Dominique Heaggan-Brown, the former Milwaukee police officer who fatally shot Sylville Smith during an August 2016 foot chase, was found not guilty of first-degree reckless homicide on Wednesday.
Members of Smith’s family could be heard crying in the courtroom as the verdict was read. The shooting death sparked days of unrest in Milwaukee.
Judge Jeffrey Conen had instructed the jury of nine women and three men to consider lesser charges in the reckless homicide trial.
Heaggan-Brown still faces charges in an unrelated sexual assault investigation for which he was fired from the police department.
The prosecutor argued Heaggan-Brown fatally shot Smith as the suspect attempted to surrender. But, the former officer’s attorney countered his client made a split-second decision to protect his life and that of another officer.
The jury began deliberations on Tuesday, less than a year after the shooting in northwest Milwaukee’s Sherman Park neighborhood.
Heaggan-Brown, 25, faced 60 years in prison.
Body-camera video from another officer – played for the jury last week – showed Heaggan-Brown shot a second bullet into Smith’s chest after the suspect hurled his weapon over a fence and had his hands near his head. Smith was on the ground when he received the fatal shot.
The jury heard closing arguments and deliberated about five hours Tuesday.
“Mr. Heaggan-Brown knew, at the time he fired that second shot, that Sylville Smith had already disarmed himself,” Milwaukee County District Attorney John Chisholm told the jury, WISN-TV reported. “He knew that Sylville Smith was attempting to surrender.”
But, defense attorney Jonathan Smith argued his client followed training and fired the second, fatal shot because he believed his life was in danger.
“The state admits that the first shot was a justified shot,” the lawyer told the jury, according to the station. “And, our argument is that justification did not change over the course of 1.69 seconds between shots.”
The defense rested Monday after calling its lone witness, Robert Willis, an expert in police use of force, according to WISN.
Willis testified Heaggan-Brown acted in “accordance with his training,” WTMJ-TV reported.
His testimony centered on the 1.69 seconds separating the two shots. He testified the officer’s decision to fire again was made before he even pulled the trigger. The second shot was justified, Willis told the jury, because officers are trained to assume a suspect may have more than one weapon.
Heaggan-Brown experienced the encounter in “real time,” not in frame-by-frame motion as it was shown to the jury, Willis said, according to WTMJ.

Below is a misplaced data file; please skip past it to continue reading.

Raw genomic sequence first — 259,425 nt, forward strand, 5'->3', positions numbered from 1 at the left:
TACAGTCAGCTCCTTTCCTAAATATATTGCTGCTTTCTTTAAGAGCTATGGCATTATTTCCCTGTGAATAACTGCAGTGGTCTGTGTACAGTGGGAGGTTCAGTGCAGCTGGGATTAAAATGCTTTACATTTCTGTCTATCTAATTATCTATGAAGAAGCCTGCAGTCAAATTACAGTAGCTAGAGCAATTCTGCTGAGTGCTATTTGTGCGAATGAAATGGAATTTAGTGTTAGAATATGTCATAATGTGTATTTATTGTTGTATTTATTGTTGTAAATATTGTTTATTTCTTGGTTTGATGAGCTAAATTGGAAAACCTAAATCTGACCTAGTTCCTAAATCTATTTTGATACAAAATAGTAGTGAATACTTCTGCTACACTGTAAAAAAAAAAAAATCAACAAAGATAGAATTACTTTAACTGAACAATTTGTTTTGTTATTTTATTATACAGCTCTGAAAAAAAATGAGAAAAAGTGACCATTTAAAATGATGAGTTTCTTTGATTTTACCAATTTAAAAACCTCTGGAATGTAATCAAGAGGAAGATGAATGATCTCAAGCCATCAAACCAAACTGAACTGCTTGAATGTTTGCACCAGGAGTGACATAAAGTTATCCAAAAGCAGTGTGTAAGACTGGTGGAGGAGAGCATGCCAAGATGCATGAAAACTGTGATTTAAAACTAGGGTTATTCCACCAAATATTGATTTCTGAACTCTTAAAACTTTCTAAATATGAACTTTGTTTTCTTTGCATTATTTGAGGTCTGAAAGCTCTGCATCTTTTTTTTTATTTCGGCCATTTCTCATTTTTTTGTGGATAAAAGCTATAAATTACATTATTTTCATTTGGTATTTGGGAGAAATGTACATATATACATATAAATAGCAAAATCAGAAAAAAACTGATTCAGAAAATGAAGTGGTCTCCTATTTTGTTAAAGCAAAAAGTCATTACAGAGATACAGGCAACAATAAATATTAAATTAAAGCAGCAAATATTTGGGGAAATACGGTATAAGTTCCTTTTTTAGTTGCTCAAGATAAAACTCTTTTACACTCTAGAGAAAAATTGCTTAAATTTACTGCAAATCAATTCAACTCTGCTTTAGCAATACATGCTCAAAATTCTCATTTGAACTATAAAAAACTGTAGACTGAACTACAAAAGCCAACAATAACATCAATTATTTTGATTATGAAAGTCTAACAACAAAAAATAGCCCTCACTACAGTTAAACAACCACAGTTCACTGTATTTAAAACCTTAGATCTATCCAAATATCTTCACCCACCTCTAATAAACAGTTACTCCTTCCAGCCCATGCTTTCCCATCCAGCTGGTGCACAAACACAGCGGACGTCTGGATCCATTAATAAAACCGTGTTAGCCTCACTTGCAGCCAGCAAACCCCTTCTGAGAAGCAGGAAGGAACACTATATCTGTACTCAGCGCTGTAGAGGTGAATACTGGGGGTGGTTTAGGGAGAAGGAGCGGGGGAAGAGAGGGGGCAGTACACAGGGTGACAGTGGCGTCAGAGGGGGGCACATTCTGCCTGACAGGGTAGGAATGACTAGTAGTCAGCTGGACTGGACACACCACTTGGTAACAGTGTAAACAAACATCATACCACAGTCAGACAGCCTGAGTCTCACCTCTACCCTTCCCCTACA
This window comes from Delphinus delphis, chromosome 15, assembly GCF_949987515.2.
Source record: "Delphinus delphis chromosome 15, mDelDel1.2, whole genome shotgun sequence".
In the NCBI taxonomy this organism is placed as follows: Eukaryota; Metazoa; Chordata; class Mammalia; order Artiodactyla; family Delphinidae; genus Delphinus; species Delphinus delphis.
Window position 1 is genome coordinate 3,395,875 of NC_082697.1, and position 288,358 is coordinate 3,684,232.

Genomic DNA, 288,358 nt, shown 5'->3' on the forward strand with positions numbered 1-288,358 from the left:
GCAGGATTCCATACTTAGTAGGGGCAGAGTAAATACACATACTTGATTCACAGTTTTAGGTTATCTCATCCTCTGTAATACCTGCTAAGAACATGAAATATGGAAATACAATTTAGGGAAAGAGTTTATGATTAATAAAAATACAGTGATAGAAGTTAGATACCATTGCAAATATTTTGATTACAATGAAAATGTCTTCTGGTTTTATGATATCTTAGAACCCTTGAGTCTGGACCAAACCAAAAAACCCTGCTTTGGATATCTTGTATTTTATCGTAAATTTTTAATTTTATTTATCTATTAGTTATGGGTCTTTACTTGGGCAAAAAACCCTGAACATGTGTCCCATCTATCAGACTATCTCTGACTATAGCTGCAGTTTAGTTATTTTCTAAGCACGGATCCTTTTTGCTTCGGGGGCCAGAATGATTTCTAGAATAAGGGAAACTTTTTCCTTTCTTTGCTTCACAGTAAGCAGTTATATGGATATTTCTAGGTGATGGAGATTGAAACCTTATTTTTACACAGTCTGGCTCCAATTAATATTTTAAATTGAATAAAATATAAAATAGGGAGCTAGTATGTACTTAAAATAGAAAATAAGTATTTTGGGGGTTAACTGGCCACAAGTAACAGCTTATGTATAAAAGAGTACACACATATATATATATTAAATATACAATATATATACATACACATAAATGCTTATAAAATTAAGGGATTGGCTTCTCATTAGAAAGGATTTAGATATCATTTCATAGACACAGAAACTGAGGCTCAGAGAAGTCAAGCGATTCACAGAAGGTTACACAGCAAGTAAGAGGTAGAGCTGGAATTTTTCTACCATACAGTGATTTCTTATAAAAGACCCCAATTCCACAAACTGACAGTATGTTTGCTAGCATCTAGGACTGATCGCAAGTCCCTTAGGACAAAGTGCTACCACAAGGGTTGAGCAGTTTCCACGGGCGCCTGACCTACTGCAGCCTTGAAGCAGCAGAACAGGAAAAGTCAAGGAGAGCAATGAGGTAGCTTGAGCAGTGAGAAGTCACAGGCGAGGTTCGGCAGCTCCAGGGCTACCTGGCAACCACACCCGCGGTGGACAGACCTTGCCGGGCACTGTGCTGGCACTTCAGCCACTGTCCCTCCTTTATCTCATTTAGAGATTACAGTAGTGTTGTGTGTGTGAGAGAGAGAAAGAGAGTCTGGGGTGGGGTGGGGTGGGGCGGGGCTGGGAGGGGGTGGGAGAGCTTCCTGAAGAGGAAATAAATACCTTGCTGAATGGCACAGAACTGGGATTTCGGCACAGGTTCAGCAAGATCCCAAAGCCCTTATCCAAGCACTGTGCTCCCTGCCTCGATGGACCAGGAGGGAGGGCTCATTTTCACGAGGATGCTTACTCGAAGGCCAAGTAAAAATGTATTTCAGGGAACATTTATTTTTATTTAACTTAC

“So, when we see the trigger being pulled, we have to not consider that the moment of decision,” he said. “It’s not. We have to go back – and I can’t tell exactly how many frames, but we have to go back two-tenths or three-tenths of a second – we have to go back several frames… to delve into the decision-making process that goes into firing this shot.”
Willis, who wrote the use of force manual used by Milwaukee police officers, told the jury Heaggan-Brown justifiably responded to a “deadly threat,” WISN reported.
Last week, members of Sylville Smith’s family gasped as body camera footage of the August 13 foot chase was played in court.
The reaction to the video, including sobs from Smith’s family, caused the judge to clear the courtroom. The defense attorney called for a mistrial, saying the family’s response could influence the jury, according to WITI-TV. Conen denied the request.
Officer fired over a different investigation
The shooting sparked days of unrest in the Sherman Park section of Milwaukee, a city long torn by racial tensions.
Prosecutors said his first shot was justified but not the second, according to WISN.
Heaggan-Brown’s former partner, Ndiva Malafa, testified last week they were chasing Smith, 23, because they saw he had a gun.
“I saw Mr. Smith exit the vehicle. I observed the firearm and, at that point, we made eye contact. At that moment, I believe I started to – I see him running northeast. Out of the corner of my eye, I see Heaggan-Brown chase him as well,” Malafa testified, WITI reported.
Malafa’s body camera footage was played several times in court, according to WTMJ. Malafa also guided the jury through the footage frame by frame, the station reported.
The video picks up as Malafa jumps out of a squad car. The shaky footage shows him trailing behind Heaggan-Brown, who is chasing Smith. The suspect ran across a lawn, turned a corner and headed toward a fence but slipped before reaching it.
Smith was armed with a Glock .40-caliber Model 22 semi-automatic handgun with an extended magazine containing 23 rounds.
An autopsy showed Smith had a gunshot wound through his upper right arm and another to his right upper chest.
In the body camera audio, which was activated 30 seconds after the shooting, Heaggan-Brown was heard yelling at Smith: “Stop reaching.” He moved Smith’s hand away from his waist, the criminal complaint said.
Heaggan-Brown had previously said he believed Smith “was reaching for his waist so he discharged his weapon a second time.”
In an interview with WITI, Smith’s brother Sedan said: “It’s the longest 30 seconds of my life to be able to just watch the video.”
Heaggan-Brown is the third US law enforcement officer to be tried for a shooting in the last week.
On Friday, Minnesota police officer Jeronimo Yanez was acquitted of one count of second-degree manslaughter and two counts of intentional discharge of a firearm that endangers safety for the fatal shooting of Philando Castile during a traffic stop last year.
In Cincinnati, a jury began deliberations Monday in the retrial of former University of Cincinnati police officer Ray Tensing in the fatal shooting of a motorist during a July 2015 traffic stop.